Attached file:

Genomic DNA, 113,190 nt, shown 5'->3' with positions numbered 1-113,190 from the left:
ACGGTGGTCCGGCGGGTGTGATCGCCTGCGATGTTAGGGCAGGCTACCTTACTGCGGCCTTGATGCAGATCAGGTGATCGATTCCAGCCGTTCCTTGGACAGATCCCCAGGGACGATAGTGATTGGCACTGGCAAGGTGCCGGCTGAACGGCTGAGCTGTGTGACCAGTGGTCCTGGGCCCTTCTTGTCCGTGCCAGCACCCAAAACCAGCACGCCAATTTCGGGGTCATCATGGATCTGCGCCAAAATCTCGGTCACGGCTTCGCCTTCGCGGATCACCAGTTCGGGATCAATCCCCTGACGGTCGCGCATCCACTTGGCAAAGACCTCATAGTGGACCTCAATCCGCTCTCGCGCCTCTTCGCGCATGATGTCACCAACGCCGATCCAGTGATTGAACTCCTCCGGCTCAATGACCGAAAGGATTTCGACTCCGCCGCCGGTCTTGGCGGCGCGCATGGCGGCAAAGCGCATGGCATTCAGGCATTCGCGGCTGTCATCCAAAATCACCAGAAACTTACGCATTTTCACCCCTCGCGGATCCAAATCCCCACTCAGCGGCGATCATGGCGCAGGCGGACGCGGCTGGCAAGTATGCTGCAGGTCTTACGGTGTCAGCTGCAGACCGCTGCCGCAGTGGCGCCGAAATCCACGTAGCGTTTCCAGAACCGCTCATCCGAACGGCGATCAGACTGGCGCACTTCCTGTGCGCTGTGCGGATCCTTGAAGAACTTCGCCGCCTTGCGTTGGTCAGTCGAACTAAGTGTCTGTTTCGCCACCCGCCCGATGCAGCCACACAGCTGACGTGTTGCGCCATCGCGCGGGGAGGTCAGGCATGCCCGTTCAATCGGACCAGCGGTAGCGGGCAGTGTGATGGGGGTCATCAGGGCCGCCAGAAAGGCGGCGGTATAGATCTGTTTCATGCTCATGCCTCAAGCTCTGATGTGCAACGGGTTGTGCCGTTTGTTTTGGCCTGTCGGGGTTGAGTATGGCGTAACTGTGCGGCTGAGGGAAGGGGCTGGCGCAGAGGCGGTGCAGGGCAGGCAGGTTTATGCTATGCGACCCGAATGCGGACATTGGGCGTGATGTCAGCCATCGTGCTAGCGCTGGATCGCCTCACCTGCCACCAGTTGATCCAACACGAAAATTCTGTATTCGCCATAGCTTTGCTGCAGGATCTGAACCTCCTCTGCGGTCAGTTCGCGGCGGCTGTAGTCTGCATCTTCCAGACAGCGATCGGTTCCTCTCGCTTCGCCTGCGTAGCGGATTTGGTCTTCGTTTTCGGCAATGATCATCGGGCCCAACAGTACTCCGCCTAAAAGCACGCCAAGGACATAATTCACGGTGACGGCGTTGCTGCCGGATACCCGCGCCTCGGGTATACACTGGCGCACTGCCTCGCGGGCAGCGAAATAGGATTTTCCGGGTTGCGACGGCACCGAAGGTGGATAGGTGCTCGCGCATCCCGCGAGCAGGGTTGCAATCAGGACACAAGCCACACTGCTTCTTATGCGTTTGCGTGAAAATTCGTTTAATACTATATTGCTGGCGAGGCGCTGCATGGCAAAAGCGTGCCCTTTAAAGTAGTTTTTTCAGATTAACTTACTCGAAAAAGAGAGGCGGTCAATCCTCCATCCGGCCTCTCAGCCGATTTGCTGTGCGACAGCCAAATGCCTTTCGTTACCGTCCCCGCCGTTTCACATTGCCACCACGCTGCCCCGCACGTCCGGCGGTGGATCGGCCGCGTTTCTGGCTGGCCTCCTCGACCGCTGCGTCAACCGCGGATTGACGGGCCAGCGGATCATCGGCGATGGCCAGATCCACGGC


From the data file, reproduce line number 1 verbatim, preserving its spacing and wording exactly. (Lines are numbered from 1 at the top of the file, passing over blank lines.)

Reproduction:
Genomic DNA, 113,190 nt, shown 5'->3' with positions numbered 1-113,190 from the left: